Nucleosome positioning is unaltered at MLH1 splice site mutations in cells derived from Lynch syndrome patients
AuthorSloane, MA; Hesson, LB; Nunez, AC; Thompson, BA; Ward, RL
Source TitleClinical Epigenetics
PublisherBIOMED CENTRAL LTD
University of Melbourne Author/sThompson, Bryony
Document TypeJournal Article
CitationsSloane, M. A., Hesson, L. B., Nunez, A. C., Thompson, B. A. & Ward, R. L. (2014). Nucleosome positioning is unaltered at MLH1 splice site mutations in cells derived from Lynch syndrome patients. CLINICAL EPIGENETICS, 6 (1), https://doi.org/10.1186/s13148-014-0032-6.
Access StatusOpen Access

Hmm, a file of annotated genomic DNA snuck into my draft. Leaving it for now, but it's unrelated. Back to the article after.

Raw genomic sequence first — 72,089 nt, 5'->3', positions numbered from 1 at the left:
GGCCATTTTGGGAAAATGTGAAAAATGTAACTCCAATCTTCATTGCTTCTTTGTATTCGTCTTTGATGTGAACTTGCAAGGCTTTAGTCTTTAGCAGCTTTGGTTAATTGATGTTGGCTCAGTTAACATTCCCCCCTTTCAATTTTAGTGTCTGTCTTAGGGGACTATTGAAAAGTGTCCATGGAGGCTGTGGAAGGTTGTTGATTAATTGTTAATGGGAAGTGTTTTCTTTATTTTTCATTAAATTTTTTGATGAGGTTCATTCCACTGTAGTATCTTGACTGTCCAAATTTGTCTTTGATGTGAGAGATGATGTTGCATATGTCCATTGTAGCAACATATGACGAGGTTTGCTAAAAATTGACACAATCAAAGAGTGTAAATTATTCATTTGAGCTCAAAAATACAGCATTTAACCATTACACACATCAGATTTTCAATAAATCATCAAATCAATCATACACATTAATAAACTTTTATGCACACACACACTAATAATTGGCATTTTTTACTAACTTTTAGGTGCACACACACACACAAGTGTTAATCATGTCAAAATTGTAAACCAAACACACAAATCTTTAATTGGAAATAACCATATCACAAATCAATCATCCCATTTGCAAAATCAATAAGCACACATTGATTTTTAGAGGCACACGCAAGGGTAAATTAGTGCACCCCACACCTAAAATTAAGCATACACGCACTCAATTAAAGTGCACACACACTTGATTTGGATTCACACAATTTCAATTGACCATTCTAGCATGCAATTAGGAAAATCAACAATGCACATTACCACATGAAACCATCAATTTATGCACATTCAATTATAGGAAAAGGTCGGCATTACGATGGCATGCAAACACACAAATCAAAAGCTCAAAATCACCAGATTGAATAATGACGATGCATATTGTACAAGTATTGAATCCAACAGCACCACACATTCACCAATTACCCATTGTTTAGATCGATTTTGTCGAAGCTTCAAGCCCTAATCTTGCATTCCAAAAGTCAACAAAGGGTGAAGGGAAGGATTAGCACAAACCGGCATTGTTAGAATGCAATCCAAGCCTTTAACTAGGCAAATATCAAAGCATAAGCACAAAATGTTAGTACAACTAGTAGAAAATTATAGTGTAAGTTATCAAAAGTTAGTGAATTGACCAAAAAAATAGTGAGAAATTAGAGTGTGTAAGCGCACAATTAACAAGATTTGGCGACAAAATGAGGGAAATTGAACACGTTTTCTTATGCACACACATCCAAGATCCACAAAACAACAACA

BACKGROUND: Splicing is more efficient when coupled with transcription and it has been proposed that nucleosomes enriched in exons are important for splice site recognition. Lynch syndrome is a familial cancer syndrome that can be caused by the autosomal dominant inheritance of splice site mutations in the MutL homolog 1 (MLH1) gene. To better understand the role of nucleosomes in splicing, we used MLH1 splice site mutations in Lynch syndrome cases as a model to investigate if abnormal splicing was associated with altered nucleosome positioning at exon-intron boundaries. FINDINGS: Nucleosome Occupancy and Methylome sequencing (NOMe-seq) was used to determine the allele-specific positioning of nucleosomes around heterozygous splice site mutations in lymphoblastoid cells lines (LCLs) derived from six Lynch syndrome patients. These mutations were previously shown to cause exon skipping in five of the six patients. Allele-specific high-resolution nucleosome mapping across exons and exon-intron boundaries revealed high levels of nucleosomes across all regions examined. Alleles containing donor or acceptor splice site mutations showed no consistent alteration in nucleosome positioning or occupancy. CONCLUSION: Nucleosomes were enriched at MLH1 exons in LCLs derived from Lynch syndrome patients, and in this model system the positioning of nucleosomes was unaltered at exon-intron boundaries containing splice site mutations. Thus, these splice site mutations alone do not significantly change the local organisation of nucleosomes.
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